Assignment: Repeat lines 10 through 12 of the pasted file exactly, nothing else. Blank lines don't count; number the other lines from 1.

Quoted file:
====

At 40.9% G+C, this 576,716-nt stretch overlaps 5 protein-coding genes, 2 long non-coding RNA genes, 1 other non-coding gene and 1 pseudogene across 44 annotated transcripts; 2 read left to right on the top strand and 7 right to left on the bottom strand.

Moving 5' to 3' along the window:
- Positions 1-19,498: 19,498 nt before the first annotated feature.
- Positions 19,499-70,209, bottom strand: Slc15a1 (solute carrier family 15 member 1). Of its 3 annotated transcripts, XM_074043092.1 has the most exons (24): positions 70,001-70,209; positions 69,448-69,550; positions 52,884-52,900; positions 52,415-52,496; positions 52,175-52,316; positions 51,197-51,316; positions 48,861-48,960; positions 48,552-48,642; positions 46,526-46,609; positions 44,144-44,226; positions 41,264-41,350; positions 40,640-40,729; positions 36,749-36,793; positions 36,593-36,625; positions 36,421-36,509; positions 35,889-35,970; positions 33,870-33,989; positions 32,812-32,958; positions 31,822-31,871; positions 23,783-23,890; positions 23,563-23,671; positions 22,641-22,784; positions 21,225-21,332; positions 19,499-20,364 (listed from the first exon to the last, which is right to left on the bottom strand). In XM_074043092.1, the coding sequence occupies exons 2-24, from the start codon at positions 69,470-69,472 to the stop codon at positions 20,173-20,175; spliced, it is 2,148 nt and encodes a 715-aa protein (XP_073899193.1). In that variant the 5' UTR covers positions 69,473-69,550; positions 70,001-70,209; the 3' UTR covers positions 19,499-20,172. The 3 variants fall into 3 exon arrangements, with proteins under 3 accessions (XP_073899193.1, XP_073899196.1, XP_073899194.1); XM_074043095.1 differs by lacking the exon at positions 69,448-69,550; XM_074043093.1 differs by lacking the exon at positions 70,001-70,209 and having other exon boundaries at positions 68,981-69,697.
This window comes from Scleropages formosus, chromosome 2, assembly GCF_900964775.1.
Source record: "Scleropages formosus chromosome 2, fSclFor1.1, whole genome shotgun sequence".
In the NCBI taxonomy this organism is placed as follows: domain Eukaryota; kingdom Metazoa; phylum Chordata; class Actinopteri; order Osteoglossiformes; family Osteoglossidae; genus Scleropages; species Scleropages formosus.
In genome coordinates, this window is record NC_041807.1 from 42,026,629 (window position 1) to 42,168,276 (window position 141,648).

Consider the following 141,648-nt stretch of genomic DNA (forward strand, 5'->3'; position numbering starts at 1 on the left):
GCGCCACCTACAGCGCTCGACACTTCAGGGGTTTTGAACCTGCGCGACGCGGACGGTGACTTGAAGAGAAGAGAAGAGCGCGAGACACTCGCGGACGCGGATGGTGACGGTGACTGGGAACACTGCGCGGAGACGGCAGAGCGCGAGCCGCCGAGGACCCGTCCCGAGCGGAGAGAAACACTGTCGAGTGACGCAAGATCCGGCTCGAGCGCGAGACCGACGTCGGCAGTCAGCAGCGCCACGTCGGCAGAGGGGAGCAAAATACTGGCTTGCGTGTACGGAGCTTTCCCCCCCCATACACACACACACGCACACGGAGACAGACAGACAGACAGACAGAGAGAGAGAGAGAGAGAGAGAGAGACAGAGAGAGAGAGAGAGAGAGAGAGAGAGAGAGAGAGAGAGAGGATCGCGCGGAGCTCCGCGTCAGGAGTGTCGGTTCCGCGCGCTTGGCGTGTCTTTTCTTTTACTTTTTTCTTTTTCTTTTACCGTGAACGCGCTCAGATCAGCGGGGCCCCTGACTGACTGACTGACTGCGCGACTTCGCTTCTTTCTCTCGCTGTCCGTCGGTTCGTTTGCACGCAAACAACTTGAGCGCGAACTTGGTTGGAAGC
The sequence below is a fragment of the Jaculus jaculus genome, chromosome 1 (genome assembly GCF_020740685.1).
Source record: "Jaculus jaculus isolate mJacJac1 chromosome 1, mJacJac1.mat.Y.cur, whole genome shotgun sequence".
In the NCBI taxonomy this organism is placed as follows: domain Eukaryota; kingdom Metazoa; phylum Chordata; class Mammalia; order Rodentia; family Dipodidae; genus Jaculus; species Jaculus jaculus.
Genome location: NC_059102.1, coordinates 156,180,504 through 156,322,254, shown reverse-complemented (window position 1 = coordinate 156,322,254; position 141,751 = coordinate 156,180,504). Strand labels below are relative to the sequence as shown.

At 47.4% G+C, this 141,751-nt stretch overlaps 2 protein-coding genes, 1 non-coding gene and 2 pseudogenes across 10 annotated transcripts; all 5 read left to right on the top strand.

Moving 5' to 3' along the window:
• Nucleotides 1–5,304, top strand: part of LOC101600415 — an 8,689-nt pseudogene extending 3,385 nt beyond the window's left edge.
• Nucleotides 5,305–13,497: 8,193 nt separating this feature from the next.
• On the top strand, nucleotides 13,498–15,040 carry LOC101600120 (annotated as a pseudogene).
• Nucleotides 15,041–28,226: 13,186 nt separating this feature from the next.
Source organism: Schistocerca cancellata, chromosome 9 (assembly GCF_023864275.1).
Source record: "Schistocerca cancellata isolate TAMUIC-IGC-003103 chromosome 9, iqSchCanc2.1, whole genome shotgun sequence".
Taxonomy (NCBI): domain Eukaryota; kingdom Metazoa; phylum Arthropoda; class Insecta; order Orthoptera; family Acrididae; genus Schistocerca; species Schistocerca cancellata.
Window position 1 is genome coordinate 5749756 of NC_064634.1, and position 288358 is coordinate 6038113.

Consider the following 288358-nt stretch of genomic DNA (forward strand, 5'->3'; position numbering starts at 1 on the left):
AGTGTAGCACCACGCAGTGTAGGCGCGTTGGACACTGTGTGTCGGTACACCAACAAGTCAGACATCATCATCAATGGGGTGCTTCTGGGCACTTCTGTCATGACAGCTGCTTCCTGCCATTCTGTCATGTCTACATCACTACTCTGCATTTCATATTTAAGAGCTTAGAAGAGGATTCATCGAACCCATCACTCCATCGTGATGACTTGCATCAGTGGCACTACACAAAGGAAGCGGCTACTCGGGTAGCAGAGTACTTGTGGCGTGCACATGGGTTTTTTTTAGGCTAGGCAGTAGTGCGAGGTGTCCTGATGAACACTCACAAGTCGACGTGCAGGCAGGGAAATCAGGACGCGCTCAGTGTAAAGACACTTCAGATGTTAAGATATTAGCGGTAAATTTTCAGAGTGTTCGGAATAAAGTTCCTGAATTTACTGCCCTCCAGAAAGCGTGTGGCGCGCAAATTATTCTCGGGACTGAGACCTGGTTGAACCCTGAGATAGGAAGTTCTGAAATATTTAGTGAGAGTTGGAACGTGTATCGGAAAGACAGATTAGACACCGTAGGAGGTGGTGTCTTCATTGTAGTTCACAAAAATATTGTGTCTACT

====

GCGCCACCTACAGCGCTCGACACTTCAGGGGTTTTGAACCTGCGCGACGCGGACGGTGACTTGAAGAGAAGAGAAGAGCGCGAGACACTCGCGGACGCGGATGGTGACGGTGACTGGGAACACTGCGCGGAGACGGCAGAGCGCGAGCCGCCGAGGACCCGTCCCGAGCGGAGAGAAACACTGTCGAGTGACGCAAGATCCGGCTCGAGCGCGAGACCGACGTCGGCAGTCAGCAGCGCCACGTCGGCAGAGGGGAGCAAAATACTGGCTTGCGTGTACGGAGCTTTCCCCCCCCATACACACACACACGCACACGGAGACAGACAGACAGACAGACAGAGAGAGAGAGAGAGAGAGAGAGAGACAGAGAGAGAGAGAGAGAGAGAGAGAGAGAGAGAGAGAGAGAGGATCGCGCGGAGCTCCGCGTCAGGAGTGTCGGTTCCGCGCGCTTGGCGTGTCTTTTCTTTTACTTTTTTCTTTTTCTTTTACCGTGAACGCGCTCAGATCAGCGGGGCCCCTGACTGACTGACTGACTGCGCGACTTCGCTTCTTTCTCTCGCTGTCCGTCGGTTCGTTTGCACGCAAACAACTTGAGCGCGAACTTGGTTGGAAGC
The sequence below is a fragment of the Jaculus jaculus genome, chromosome 1 (genome assembly GCF_020740685.1).
Source record: "Jaculus jaculus isolate mJacJac1 chromosome 1, mJacJac1.mat.Y.cur, whole genome shotgun sequence".